The secret talks to free Alan Gross from Cuba were complicated by the release of Sgt. Bowe Bergdahl in return for five Taliban commanders, The New York Times reports.
Bergdahl, who had been held prisoner in Afghanistan for nearly five years, had just been released for the detainees at Guantanamo Bay when two White House officials, Benjamin Rhodes and Ricardo Zuniga, traveled to Ottawa, Canada, for negotiations with their Cuban counterparts. The Cubans were able to point to Bergdahl’s release as the precedent for the Obama administration to approve a Gross exchange deal for three Cuban agents held in the United States, a senior administration official told the Times.
The Cubans were in a hurry to have the prisoner swap approved by the White House because Gross’s mother Evelyn was dying of cancer, and they feared her death (she died June 18) would result in a then-distraught Gross killing himself and thus wiping out their main bargaining chip.
Gross was working for a subcontractor of U.S. Agency for International Development in 2009 when he was arrested and sentenced to 15 years in prison. As a contractor, he was installing internet access for the island’s small Jewish community that bypassed Cuba’s restrictions.
But Bergdahl’s freedom added a new wrinkle to the talks with the Cubans to get Gross out, especially in light of allegations that the soldier had deserted his outpost in a remote area of Afghanistan, according to the newspaper.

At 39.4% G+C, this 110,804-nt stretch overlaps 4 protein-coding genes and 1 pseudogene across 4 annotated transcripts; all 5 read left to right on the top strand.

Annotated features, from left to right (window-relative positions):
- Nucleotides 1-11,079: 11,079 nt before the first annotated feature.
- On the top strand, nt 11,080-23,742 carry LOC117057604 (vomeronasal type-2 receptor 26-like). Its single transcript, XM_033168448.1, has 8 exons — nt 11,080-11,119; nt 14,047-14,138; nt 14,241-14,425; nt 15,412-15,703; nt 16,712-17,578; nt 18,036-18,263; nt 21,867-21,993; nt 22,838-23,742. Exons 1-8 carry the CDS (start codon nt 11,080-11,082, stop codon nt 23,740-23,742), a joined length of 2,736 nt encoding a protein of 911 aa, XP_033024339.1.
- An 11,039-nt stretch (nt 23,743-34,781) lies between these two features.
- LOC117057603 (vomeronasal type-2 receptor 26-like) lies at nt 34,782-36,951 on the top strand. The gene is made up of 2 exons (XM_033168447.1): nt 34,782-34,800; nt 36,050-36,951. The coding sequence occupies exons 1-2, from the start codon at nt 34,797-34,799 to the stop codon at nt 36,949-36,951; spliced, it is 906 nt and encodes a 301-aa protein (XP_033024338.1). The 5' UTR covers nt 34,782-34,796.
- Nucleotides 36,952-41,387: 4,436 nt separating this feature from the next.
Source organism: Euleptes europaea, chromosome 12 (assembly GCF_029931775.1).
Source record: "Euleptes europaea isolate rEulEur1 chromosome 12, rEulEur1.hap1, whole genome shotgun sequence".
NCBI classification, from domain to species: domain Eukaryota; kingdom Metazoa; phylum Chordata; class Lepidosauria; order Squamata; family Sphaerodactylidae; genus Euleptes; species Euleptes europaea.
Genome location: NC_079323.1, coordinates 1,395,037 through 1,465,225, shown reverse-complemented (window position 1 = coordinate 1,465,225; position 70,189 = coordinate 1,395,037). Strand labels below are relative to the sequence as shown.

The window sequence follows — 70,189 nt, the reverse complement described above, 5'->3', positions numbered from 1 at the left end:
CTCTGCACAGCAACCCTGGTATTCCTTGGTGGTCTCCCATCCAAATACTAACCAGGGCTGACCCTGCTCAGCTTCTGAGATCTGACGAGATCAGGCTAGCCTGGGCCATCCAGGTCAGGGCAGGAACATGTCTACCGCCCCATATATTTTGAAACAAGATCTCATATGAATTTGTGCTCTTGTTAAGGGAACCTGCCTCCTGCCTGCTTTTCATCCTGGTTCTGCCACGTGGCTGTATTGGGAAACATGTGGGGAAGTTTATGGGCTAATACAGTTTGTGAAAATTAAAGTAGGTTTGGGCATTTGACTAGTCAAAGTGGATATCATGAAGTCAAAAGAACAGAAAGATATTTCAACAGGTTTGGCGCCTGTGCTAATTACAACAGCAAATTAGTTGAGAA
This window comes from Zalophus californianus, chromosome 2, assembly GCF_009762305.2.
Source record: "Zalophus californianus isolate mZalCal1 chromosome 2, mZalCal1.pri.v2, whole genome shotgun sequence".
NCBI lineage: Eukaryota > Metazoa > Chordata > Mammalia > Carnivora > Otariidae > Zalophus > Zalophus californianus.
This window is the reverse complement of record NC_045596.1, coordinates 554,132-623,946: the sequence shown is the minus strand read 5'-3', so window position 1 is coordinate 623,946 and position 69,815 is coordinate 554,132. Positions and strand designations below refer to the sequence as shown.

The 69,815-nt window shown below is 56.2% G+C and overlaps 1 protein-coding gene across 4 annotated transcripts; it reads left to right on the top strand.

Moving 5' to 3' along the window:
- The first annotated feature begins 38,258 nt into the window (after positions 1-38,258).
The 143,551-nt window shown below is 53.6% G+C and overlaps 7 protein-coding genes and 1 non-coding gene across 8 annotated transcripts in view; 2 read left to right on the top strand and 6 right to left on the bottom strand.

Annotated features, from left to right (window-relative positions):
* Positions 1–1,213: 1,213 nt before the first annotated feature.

Bergdahl’s release in exchange for the Taliban terrorists caused a firestorm in Congress, with Republicans in particular taking aim at President Barack Obama’s deal. And the uproar led the White House to demand that any arrangement to free Gross and the Cuban spies would have to be more than a simple prisoner swap.
“We made the point, ‘This shows you how controversial swaps are. This is something we are only willing to consider in the context of an appropriate exchange,’ ” a senior official told the Times. “The important thing was not to see the swap as the end, but the gateway to the policy changes.”
Eventually, the deal included the controversial resumption of diplomatic relations between the two countries after 53 years of enmity, as well as the release of 53 Cuban political prisoners and an ex-Cuban intelligence officer, Rolando Sarraff Trujillo, who had worked for the CIA.
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